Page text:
Norwex Bathtub Descaler - After
As you can see for yourself, it does wonders. I have yet to document what it has done for the grime between my bath tiles, but the results are just as magnificent. One of my favorite parts of the Descaler is that with regular use (once a month or so) it takes significantly longer for scales to build up on surfaces, and grime becomes easier and easier to get rid of; some days I simply spray the descaler, let it sit, and rinse it off. That’s all it takes!

Norwex Descaler also has a very minimal ingredient list:

  • Water,
  • orange extract,
  • sodium gluconate, glutamic acid, and
  • glucuronic acid.

This creates a non-toxic concoction that doesn’t require a large “WARNING” or “DANGER” sign on the label. Who would want to use something with a skull and crossbones on it to clean their home, anyway? Not me!

So there you have it. Not only does Norwex Descaler replace Scrubbing Bubbles, but a little elbow grease in the beginning yields results that require far less cleaning over time.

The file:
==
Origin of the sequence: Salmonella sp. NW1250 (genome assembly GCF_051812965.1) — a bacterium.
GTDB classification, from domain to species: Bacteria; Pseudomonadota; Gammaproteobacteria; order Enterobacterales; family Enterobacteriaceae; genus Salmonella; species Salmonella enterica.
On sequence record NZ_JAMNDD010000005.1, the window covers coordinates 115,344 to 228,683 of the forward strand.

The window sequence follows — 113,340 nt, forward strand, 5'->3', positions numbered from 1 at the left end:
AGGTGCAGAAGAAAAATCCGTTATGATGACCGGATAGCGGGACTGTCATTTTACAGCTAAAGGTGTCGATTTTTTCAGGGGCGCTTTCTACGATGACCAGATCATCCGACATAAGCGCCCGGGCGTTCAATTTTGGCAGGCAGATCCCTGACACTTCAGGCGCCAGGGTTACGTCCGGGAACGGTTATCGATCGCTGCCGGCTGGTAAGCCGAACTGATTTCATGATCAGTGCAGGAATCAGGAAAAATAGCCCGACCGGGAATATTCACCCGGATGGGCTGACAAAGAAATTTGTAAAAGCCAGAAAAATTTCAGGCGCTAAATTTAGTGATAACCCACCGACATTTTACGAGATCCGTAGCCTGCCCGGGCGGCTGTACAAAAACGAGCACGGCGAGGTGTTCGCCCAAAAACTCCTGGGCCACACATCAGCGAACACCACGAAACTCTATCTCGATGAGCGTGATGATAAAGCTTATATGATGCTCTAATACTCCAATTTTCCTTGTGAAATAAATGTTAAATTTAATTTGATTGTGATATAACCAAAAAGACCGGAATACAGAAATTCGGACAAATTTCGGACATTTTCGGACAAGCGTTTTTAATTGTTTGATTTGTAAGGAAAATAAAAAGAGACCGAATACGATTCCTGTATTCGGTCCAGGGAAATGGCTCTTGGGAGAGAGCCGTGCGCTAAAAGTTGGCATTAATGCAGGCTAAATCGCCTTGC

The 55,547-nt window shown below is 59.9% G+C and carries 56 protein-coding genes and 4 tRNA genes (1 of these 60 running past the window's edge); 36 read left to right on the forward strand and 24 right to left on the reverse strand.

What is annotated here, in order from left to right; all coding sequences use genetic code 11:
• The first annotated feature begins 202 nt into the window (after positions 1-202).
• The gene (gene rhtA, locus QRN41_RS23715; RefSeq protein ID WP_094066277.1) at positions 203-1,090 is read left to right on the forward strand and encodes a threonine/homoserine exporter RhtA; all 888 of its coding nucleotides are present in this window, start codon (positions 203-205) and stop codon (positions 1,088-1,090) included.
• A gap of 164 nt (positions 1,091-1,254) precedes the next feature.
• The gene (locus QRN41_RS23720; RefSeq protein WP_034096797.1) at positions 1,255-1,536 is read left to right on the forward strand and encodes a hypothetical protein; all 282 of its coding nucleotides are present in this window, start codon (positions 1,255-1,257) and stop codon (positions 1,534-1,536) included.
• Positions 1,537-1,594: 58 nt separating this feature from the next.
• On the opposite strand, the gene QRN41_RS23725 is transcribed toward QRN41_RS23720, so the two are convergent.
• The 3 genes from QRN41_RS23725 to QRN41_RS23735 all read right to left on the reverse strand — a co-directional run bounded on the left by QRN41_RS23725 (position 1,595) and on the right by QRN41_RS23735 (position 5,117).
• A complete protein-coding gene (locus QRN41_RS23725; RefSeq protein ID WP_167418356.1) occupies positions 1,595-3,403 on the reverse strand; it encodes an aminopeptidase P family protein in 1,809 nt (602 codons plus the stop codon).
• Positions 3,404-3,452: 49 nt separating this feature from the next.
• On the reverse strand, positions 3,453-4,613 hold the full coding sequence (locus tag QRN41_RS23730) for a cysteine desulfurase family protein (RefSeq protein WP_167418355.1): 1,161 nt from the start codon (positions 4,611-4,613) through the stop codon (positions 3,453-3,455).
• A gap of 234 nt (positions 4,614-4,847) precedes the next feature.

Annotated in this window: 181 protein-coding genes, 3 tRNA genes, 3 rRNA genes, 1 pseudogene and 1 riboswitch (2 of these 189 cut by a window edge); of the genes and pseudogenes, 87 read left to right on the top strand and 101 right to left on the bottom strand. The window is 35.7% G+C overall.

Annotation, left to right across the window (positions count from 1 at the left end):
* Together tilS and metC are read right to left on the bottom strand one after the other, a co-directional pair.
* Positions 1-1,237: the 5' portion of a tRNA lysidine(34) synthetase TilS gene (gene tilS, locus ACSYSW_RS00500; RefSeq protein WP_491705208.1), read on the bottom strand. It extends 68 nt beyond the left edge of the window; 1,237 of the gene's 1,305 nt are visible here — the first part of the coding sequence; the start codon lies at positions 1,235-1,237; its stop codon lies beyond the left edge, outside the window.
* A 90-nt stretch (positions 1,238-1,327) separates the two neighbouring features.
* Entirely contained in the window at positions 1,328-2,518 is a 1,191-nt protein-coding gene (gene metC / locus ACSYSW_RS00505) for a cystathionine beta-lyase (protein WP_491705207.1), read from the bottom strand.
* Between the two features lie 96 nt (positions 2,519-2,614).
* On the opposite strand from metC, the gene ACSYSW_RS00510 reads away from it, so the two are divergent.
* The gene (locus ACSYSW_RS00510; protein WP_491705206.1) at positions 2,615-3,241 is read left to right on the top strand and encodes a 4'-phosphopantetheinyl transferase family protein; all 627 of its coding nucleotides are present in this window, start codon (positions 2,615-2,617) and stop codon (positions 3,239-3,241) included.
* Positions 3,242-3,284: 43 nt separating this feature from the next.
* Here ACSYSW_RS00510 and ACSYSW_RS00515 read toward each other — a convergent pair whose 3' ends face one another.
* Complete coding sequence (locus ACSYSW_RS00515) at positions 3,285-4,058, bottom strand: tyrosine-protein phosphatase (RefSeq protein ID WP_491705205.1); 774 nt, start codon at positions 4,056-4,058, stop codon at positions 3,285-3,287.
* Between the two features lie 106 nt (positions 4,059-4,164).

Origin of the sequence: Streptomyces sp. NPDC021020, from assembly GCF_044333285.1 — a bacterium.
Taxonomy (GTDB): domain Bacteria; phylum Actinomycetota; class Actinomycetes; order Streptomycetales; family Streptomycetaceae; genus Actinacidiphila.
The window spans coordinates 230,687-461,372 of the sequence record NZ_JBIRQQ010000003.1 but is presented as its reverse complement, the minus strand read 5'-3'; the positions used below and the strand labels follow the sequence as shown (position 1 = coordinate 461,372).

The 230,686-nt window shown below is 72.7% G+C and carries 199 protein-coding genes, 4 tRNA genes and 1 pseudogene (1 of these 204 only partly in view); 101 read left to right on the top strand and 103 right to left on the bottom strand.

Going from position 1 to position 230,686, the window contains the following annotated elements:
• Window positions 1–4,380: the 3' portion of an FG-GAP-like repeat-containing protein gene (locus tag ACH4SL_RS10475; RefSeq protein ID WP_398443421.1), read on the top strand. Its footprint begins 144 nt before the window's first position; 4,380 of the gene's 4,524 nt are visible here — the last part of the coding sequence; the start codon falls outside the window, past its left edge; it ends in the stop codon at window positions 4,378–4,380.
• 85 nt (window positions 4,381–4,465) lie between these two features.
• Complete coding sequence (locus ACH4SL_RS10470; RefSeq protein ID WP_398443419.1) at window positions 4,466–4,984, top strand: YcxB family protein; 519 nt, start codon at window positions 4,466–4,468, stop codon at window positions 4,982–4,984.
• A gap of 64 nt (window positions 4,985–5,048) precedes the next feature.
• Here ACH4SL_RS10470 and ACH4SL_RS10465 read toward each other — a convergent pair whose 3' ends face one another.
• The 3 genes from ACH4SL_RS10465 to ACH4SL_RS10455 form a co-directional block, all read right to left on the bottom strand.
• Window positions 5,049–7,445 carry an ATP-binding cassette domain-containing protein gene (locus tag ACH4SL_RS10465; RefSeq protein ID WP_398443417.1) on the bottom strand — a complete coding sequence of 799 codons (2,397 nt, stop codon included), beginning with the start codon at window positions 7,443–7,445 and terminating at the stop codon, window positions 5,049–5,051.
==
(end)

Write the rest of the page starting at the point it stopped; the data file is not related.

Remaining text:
What kind of cleaners have you used to clean your bathroom? I’d be more than happy to do a little research and comparison!

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7 Responses to Use This, Not That! Scrubbing Bubbles Shower Cleaner vs Norwex Descaler

  • Cheryl says:

    So basically with the scrubbing bubble stuff you let it spray a chemical cocktail all over your shower every day, and then it dries on there, and then the next time you have a shower all of those chemicals mix with the steam and you breathe it in? That is really frightening. Does the Norwex shower cleaner actually work, because I’ve tried things like CLR and lime-away and they really don’t do a very good job.